Flowering plant, Riley County, Kansas
(Amaranthus palmeri, AMAPA)
Southern U.S., north to Nebraska.
drawings of plant features
Seed leaves are long and wide. First true leaves are egg-shaped, later
leaves becoming diamond-shaped. Seedlings are very smooth and hairless.
Leaves may have a white or red V-shaped mark during early stages of
Palmer amaranth is an extremely vigorous, tall plant. Stems and leaves
vary from green to pink. The leaves are diamond-shaped and have long leaf
stalks. Leaf tips have a fine, short hair extending from the midrib beyond
the leaf blade. Stems and leaves are hairless and smooth. The seedhead is
very long, thick, and extremely prickly due to the very long bracts.
Bracts long, 3-7 mm. Tepals 5; first tepal acute, the remaining four
retuse or obtuse, sometimes reflexed. Stigmas 2.
Bracts long, 2.3-5 mm. Tepals 5, first tepal with long midrib extending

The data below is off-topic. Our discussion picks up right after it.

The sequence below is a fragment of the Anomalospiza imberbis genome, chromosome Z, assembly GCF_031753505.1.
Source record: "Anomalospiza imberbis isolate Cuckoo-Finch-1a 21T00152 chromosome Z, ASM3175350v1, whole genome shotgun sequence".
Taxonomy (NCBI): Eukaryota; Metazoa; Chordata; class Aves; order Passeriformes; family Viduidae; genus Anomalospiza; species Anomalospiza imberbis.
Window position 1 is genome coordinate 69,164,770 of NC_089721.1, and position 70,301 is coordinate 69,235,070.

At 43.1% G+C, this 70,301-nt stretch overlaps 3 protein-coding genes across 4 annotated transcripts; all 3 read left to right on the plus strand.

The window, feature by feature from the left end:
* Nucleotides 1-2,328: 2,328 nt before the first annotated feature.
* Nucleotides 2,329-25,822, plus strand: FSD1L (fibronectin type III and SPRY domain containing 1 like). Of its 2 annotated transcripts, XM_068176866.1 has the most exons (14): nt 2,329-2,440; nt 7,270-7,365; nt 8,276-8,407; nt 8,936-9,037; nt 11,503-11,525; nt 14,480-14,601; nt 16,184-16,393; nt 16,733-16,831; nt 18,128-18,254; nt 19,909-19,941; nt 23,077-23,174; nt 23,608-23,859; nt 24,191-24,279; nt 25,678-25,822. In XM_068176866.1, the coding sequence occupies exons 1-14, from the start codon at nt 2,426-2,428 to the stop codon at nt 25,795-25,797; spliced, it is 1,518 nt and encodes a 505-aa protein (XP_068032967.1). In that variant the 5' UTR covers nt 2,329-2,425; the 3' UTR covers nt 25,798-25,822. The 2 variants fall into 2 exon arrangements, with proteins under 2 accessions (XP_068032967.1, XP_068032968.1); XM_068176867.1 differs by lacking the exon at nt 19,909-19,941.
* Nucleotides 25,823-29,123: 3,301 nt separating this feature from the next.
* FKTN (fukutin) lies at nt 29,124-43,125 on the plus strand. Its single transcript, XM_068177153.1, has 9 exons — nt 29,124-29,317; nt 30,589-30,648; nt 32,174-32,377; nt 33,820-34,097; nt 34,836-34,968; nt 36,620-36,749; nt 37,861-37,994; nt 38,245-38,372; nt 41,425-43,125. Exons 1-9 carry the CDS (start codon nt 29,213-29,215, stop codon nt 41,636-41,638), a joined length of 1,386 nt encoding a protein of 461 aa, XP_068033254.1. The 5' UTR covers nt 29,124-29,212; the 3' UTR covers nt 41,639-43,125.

0.25-1.4 mm beyond the tepal blade apex.
This species is not currently established in Iowa. However,
it has been rapidly extending its range northward into southern Missouri,
Nebraska, and Illinois, and a few samples are known from southwestern
Iowa. Palmer amaranth can be ALS herbicide resistant. It grows vigorously
and post-emergence herbicides like the diphenylethers may not be
effective. This species has an extended germination time and should be
managed similarly to common waterhemp. Contact the ISU Extension Agronomy
Office, 2104 Agronomy Hall, Ames IA 50011, telephone (515) 294-1923, Fax
(515) 294-9985 if you believe you have found this species in your fields.